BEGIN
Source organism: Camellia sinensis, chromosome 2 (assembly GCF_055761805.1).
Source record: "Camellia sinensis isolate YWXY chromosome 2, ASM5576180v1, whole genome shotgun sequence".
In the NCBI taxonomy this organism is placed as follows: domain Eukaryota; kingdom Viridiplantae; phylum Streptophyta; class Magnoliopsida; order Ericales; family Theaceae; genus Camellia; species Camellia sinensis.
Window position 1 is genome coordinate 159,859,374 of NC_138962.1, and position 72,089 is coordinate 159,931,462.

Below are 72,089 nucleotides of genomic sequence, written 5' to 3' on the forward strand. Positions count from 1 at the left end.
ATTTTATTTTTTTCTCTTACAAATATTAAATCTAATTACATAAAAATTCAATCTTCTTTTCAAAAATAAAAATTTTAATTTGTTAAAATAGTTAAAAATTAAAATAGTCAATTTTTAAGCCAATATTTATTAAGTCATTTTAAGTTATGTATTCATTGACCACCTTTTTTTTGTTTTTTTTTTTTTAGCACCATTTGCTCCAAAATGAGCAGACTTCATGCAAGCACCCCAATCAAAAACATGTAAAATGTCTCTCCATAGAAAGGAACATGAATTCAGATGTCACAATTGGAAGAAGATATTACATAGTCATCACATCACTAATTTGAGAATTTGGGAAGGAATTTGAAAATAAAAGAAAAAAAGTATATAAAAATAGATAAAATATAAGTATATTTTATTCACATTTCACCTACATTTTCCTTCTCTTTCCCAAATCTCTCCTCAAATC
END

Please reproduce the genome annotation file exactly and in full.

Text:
Source organism: Camellia sinensis, chromosome 2 (assembly GCF_055761805.1).
Source record: "Camellia sinensis isolate YWXY chromosome 2, ASM5576180v1, whole genome shotgun sequence".
In the NCBI taxonomy this organism is placed as follows: domain Eukaryota; kingdom Viridiplantae; phylum Streptophyta; class Magnoliopsida; order Ericales; family Theaceae; genus Camellia; species Camellia sinensis.
Window position 1 is genome coordinate 159,859,374 of NC_138962.1, and position 72,089 is coordinate 159,931,462.

Below are 72,089 nucleotides of genomic sequence, written 5' to 3' on the forward strand. Positions count from 1 at the left end.
ATTTTATTTTTTTCTCTTACAAATATTAAATCTAATTACATAAAAATTCAATCTTCTTTTCAAAAATAAAAATTTTAATTTGTTAAAATAGTTAAAAATTAAAATAGTCAATTTTTAAGCCAATATTTATTAAGTCATTTTAAGTTATGTATTCATTGACCACCTTTTTTTTGTTTTTTTTTTTTTAGCACCATTTGCTCCAAAATGAGCAGACTTCATGCAAGCACCCCAATCAAAAACATGTAAAATGTCTCTCCATAGAAAGGAACATGAATTCAGATGTCACAATTGGAAGAAGATATTACATAGTCATCACATCACTAATTTGAGAATTTGGGAAGGAATTTGAAAATAAAAGAAAAAAAGTATATAAAAATAGATAAAATATAAGTATATTTTATTCACATTTCACCTACATTTTCCTTCTCTTTCCCAAATCTCTCCTCAAATC